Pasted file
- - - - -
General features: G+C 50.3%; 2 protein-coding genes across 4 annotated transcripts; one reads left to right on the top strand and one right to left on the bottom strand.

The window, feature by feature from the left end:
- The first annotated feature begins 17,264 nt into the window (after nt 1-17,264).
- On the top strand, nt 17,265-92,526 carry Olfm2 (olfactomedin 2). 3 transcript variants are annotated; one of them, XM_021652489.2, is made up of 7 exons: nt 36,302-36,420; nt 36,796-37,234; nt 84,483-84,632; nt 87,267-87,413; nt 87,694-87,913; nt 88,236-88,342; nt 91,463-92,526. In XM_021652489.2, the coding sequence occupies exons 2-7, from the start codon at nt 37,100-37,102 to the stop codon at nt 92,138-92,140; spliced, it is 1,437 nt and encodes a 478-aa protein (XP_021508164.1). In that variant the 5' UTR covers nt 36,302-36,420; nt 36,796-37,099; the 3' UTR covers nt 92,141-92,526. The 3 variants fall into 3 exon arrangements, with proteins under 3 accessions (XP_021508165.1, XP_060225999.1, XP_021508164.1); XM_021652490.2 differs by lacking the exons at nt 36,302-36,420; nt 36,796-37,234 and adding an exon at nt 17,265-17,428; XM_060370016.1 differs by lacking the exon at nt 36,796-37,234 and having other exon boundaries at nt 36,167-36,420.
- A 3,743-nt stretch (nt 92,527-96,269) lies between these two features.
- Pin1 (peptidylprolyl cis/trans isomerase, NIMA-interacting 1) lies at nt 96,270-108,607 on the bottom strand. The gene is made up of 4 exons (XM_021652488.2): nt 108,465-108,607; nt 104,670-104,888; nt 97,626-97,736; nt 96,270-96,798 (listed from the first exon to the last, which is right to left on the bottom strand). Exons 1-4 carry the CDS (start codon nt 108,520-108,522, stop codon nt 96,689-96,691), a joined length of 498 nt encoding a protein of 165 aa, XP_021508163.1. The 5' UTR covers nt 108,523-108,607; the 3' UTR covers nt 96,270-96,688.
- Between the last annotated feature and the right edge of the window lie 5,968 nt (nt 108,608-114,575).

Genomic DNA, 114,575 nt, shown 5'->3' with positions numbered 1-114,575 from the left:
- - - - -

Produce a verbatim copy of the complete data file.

General features: G+C 50.3%; 2 protein-coding genes across 4 annotated transcripts; one reads left to right on the top strand and one right to left on the bottom strand.

The window, feature by feature from the left end:
- The first annotated feature begins 17,264 nt into the window (after nt 1-17,264).
- On the top strand, nt 17,265-92,526 carry Olfm2 (olfactomedin 2). 3 transcript variants are annotated; one of them, XM_021652489.2, is made up of 7 exons: nt 36,302-36,420; nt 36,796-37,234; nt 84,483-84,632; nt 87,267-87,413; nt 87,694-87,913; nt 88,236-88,342; nt 91,463-92,526. In XM_021652489.2, the coding sequence occupies exons 2-7, from the start codon at nt 37,100-37,102 to the stop codon at nt 92,138-92,140; spliced, it is 1,437 nt and encodes a 478-aa protein (XP_021508164.1). In that variant the 5' UTR covers nt 36,302-36,420; nt 36,796-37,099; the 3' UTR covers nt 92,141-92,526. The 3 variants fall into 3 exon arrangements, with proteins under 3 accessions (XP_021508165.1, XP_060225999.1, XP_021508164.1); XM_021652490.2 differs by lacking the exons at nt 36,302-36,420; nt 36,796-37,234 and adding an exon at nt 17,265-17,428; XM_060370016.1 differs by lacking the exon at nt 36,796-37,234 and having other exon boundaries at nt 36,167-36,420.
- A 3,743-nt stretch (nt 92,527-96,269) lies between these two features.
- Pin1 (peptidylprolyl cis/trans isomerase, NIMA-interacting 1) lies at nt 96,270-108,607 on the bottom strand. The gene is made up of 4 exons (XM_021652488.2): nt 108,465-108,607; nt 104,670-104,888; nt 97,626-97,736; nt 96,270-96,798 (listed from the first exon to the last, which is right to left on the bottom strand). Exons 1-4 carry the CDS (start codon nt 108,520-108,522, stop codon nt 96,689-96,691), a joined length of 498 nt encoding a protein of 165 aa, XP_021508163.1. The 5' UTR covers nt 108,523-108,607; the 3' UTR covers nt 96,270-96,688.
- Between the last annotated feature and the right edge of the window lie 5,968 nt (nt 108,608-114,575).

Genomic DNA, 114,575 nt, shown 5'->3' with positions numbered 1-114,575 from the left: